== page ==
Assemblyman Peter Biondi, R-Somerset, has introduced a bill that would require Internet forum operators to register their users' real names and addresses or face liability for defamatory posts. He should drag his mouse and hit the "delete" key on this one.
While his expressed goal of returning "a little civility to the Internet" is understandable, it's far outweighed by the bill's potential damage to free speech.
Biondi's bill, now before the Assembly's Telecommunications and Utilities Committee, would require that any public Internet forum operator disclose the name and address of anyone who posted a message deemed false or defamatory to the person allegedly defamed.
Biondi, who admits being the subject of some unflattering Internet posts in the past, said the anonymity "allows them to take liberties that they wouldn't do if their name was there." But that anonymity also lets people post information and express opinions without fear of retaliation. That's also the purpose behind anonymous tip lines to report wrongdoing. They can be misused, but eliminating them is more harmful than having to follow up on false reports.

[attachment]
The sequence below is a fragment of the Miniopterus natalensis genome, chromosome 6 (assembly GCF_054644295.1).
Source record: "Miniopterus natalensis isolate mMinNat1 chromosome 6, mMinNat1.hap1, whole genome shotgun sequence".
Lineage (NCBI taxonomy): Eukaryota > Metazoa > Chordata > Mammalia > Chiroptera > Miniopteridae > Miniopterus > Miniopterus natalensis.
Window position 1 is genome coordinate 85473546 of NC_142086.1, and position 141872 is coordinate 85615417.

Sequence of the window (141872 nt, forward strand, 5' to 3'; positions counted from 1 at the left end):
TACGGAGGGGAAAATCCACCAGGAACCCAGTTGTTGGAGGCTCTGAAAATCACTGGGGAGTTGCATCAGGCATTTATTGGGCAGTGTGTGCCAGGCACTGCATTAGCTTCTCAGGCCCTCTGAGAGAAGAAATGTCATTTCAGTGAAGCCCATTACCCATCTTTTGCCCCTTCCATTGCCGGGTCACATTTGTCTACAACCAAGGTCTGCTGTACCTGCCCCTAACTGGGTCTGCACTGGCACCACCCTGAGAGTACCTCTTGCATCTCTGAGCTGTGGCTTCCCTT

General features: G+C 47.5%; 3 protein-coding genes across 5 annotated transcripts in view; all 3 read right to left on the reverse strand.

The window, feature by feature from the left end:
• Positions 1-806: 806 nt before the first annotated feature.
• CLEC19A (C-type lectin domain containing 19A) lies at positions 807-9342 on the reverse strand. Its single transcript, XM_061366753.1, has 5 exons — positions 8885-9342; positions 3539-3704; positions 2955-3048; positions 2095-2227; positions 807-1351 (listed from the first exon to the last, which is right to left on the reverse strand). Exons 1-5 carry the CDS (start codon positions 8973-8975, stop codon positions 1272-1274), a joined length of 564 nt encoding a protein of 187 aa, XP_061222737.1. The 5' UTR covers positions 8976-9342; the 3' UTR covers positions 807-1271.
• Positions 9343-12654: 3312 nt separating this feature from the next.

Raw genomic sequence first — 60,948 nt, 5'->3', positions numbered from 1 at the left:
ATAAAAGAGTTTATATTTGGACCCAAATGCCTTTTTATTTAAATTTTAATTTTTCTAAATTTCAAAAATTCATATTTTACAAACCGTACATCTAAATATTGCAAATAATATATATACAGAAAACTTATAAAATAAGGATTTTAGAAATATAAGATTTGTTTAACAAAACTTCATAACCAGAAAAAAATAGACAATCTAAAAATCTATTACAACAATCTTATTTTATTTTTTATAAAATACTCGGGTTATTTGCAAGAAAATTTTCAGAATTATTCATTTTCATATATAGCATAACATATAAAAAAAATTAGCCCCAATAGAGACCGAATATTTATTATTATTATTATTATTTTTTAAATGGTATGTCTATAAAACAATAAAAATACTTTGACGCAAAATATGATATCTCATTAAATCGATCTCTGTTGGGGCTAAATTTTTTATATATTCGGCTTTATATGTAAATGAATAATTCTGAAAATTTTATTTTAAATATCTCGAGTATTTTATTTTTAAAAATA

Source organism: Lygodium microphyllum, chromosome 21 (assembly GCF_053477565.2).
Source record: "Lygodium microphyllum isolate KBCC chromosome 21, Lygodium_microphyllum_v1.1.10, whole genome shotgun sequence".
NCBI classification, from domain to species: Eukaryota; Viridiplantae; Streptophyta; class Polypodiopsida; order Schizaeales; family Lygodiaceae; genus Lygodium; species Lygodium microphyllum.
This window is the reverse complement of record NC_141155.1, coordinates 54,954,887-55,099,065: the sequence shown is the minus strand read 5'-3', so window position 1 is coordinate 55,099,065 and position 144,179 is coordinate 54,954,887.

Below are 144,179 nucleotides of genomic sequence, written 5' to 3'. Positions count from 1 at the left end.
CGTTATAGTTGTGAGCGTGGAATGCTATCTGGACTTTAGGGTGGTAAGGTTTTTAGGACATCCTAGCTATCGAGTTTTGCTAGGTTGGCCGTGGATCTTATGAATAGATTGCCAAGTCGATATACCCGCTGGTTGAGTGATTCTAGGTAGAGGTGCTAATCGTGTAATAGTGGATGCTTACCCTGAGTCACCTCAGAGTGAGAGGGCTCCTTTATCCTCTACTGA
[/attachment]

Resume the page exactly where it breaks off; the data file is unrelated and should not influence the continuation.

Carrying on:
Postings on public forums are sometimes mean-spirited and unfair. But requiring all posters to provide their names and addresses would discourage many would-be contributors from sharing their legitimate concerns about the actions of public officials and other opinion leaders. The free flow of ideas should not be restricted by thin-skinned politicians whose egos have been bruised by criticism, deserved or not.
The U.S. Supreme Court has upheld the use of anonymity as a shield from retaliation, and the Communication Decency Act of 1996 provides that interactive computer service providers cannot be held liable for content posted by third parties. The First Amendment and legal predecents, combined with the likely futility of applying a New Jersey statute to the World Wide Web, should compel Biondi to send this bill to his computer desktop's recycle bin. If he doesn't, he deserves to be flamed ó anonymously or otherwise ó in Internet forums everywhere.